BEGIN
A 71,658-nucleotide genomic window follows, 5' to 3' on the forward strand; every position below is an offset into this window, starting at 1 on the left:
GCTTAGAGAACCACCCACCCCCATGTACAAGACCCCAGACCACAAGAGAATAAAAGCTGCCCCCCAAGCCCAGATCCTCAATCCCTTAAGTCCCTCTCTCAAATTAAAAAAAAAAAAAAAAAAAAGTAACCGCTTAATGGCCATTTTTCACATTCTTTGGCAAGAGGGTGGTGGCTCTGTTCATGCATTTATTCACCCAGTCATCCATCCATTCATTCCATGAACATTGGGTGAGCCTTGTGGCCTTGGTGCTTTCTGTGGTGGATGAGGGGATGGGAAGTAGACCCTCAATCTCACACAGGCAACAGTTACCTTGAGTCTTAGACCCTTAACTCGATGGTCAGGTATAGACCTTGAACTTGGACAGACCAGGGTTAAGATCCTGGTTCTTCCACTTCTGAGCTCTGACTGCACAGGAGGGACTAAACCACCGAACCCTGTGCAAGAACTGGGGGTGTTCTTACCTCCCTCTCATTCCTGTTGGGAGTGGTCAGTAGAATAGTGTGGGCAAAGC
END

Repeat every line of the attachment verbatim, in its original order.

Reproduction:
A 71,658-nucleotide genomic window follows, 5' to 3' on the forward strand; every position below is an offset into this window, starting at 1 on the left:
GCTTAGAGAACCACCCACCCCCATGTACAAGACCCCAGACCACAAGAGAATAAAAGCTGCCCCCCAAGCCCAGATCCTCAATCCCTTAAGTCCCTCTCTCAAATTAAAAAAAAAAAAAAAAAAAAGTAACCGCTTAATGGCCATTTTTCACATTCTTTGGCAAGAGGGTGGTGGCTCTGTTCATGCATTTATTCACCCAGTCATCCATCCATTCATTCCATGAACATTGGGTGAGCCTTGTGGCCTTGGTGCTTTCTGTGGTGGATGAGGGGATGGGAAGTAGACCCTCAATCTCACACAGGCAACAGTTACCTTGAGTCTTAGACCCTTAACTCGATGGTCAGGTATAGACCTTGAACTTGGACAGACCAGGGTTAAGATCCTGGTTCTTCCACTTCTGAGCTCTGACTGCACAGGAGGGACTAAACCACCGAACCCTGTGCAAGAACTGGGGGTGTTCTTACCTCCCTCTCATTCCTGTTGGGAGTGGTCAGTAGAATAGTGTGGGCAAAGC